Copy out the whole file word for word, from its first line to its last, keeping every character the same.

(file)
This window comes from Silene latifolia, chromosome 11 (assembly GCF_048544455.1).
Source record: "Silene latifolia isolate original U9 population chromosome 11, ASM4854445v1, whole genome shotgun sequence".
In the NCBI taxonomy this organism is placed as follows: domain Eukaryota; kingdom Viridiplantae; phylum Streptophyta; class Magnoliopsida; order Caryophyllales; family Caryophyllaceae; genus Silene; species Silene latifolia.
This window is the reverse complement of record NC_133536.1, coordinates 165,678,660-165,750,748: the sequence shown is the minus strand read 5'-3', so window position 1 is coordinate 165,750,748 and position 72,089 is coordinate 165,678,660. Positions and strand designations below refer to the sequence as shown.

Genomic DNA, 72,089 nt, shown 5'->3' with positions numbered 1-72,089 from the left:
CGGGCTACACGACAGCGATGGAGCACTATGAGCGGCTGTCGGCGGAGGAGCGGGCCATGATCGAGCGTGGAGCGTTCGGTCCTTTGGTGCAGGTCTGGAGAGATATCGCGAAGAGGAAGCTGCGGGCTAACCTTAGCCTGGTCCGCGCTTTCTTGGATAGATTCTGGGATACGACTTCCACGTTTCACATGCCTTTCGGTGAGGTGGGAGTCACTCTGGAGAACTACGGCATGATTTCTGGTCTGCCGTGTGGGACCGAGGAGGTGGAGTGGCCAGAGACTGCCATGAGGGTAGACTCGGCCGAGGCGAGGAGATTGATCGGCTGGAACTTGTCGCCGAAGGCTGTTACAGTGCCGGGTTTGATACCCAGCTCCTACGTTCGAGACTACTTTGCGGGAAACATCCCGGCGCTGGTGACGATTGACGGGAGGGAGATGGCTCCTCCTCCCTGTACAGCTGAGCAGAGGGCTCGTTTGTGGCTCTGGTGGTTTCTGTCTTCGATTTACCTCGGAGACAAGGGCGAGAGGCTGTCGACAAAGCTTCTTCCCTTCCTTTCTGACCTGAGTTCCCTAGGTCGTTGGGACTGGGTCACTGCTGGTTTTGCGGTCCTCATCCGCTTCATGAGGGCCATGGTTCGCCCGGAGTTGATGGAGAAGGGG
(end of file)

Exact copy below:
This window comes from Silene latifolia, chromosome 11 (assembly GCF_048544455.1).
Source record: "Silene latifolia isolate original U9 population chromosome 11, ASM4854445v1, whole genome shotgun sequence".
In the NCBI taxonomy this organism is placed as follows: domain Eukaryota; kingdom Viridiplantae; phylum Streptophyta; class Magnoliopsida; order Caryophyllales; family Caryophyllaceae; genus Silene; species Silene latifolia.
This window is the reverse complement of record NC_133536.1, coordinates 165,678,660-165,750,748: the sequence shown is the minus strand read 5'-3', so window position 1 is coordinate 165,750,748 and position 72,089 is coordinate 165,678,660. Positions and strand designations below refer to the sequence as shown.

Genomic DNA, 72,089 nt, shown 5'->3' with positions numbered 1-72,089 from the left:
CGGGCTACACGACAGCGATGGAGCACTATGAGCGGCTGTCGGCGGAGGAGCGGGCCATGATCGAGCGTGGAGCGTTCGGTCCTTTGGTGCAGGTCTGGAGAGATATCGCGAAGAGGAAGCTGCGGGCTAACCTTAGCCTGGTCCGCGCTTTCTTGGATAGATTCTGGGATACGACTTCCACGTTTCACATGCCTTTCGGTGAGGTGGGAGTCACTCTGGAGAACTACGGCATGATTTCTGGTCTGCCGTGTGGGACCGAGGAGGTGGAGTGGCCAGAGACTGCCATGAGGGTAGACTCGGCCGAGGCGAGGAGATTGATCGGCTGGAACTTGTCGCCGAAGGCTGTTACAGTGCCGGGTTTGATACCCAGCTCCTACGTTCGAGACTACTTTGCGGGAAACATCCCGGCGCTGGTGACGATTGACGGGAGGGAGATGGCTCCTCCTCCCTGTACAGCTGAGCAGAGGGCTCGTTTGTGGCTCTGGTGGTTTCTGTCTTCGATTTACCTCGGAGACAAGGGCGAGAGGCTGTCGACAAAGCTTCTTCCCTTCCTTTCTGACCTGAGTTCCCTAGGTCGTTGGGACTGGGTCACTGCTGGTTTTGCGGTCCTCATCCGCTTCATGAGGGCCATGGTTCGCCCGGAGTTGATGGAGAAGGGG